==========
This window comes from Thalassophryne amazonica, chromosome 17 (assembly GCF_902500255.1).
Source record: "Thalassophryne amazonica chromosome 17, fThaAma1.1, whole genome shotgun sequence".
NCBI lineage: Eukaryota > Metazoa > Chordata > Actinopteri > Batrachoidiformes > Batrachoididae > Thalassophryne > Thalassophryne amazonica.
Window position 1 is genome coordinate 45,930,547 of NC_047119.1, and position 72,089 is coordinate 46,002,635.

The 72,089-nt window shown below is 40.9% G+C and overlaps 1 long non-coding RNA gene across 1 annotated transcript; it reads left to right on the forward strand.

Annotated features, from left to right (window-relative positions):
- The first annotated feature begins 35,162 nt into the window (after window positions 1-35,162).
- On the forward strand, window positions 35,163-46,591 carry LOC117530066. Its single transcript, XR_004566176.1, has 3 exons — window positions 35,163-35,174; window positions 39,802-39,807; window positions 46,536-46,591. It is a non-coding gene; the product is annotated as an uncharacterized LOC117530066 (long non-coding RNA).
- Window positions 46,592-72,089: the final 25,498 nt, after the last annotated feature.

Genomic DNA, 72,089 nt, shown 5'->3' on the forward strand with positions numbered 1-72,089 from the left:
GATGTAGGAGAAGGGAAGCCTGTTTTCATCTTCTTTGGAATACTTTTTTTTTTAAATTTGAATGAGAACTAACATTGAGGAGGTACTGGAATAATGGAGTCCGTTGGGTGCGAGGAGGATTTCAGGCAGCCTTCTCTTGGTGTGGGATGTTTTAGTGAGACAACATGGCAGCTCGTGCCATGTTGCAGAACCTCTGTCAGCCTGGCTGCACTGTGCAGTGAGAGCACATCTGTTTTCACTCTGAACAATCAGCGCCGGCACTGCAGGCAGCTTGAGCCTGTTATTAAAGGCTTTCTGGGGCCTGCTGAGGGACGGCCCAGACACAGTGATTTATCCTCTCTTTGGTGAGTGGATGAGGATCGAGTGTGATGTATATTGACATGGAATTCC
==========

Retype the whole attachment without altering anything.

This window comes from Thalassophryne amazonica, chromosome 17 (assembly GCF_902500255.1).
Source record: "Thalassophryne amazonica chromosome 17, fThaAma1.1, whole genome shotgun sequence".
NCBI lineage: Eukaryota > Metazoa > Chordata > Actinopteri > Batrachoidiformes > Batrachoididae > Thalassophryne > Thalassophryne amazonica.
Window position 1 is genome coordinate 45,930,547 of NC_047119.1, and position 72,089 is coordinate 46,002,635.

The 72,089-nt window shown below is 40.9% G+C and overlaps 1 long non-coding RNA gene across 1 annotated transcript; it reads left to right on the forward strand.

Annotated features, from left to right (window-relative positions):
- The first annotated feature begins 35,162 nt into the window (after window positions 1-35,162).
- On the forward strand, window positions 35,163-46,591 carry LOC117530066. Its single transcript, XR_004566176.1, has 3 exons — window positions 35,163-35,174; window positions 39,802-39,807; window positions 46,536-46,591. It is a non-coding gene; the product is annotated as an uncharacterized LOC117530066 (long non-coding RNA).
- Window positions 46,592-72,089: the final 25,498 nt, after the last annotated feature.

Genomic DNA, 72,089 nt, shown 5'->3' on the forward strand with positions numbered 1-72,089 from the left:
GATGTAGGAGAAGGGAAGCCTGTTTTCATCTTCTTTGGAATACTTTTTTTTTTAAATTTGAATGAGAACTAACATTGAGGAGGTACTGGAATAATGGAGTCCGTTGGGTGCGAGGAGGATTTCAGGCAGCCTTCTCTTGGTGTGGGATGTTTTAGTGAGACAACATGGCAGCTCGTGCCATGTTGCAGAACCTCTGTCAGCCTGGCTGCACTGTGCAGTGAGAGCACATCTGTTTTCACTCTGAACAATCAGCGCCGGCACTGCAGGCAGCTTGAGCCTGTTATTAAAGGCTTTCTGGGGCCTGCTGAGGGACGGCCCAGACACAGTGATTTATCCTCTCTTTGGTGAGTGGATGAGGATCGAGTGTGATGTATATTGACATGGAATTCC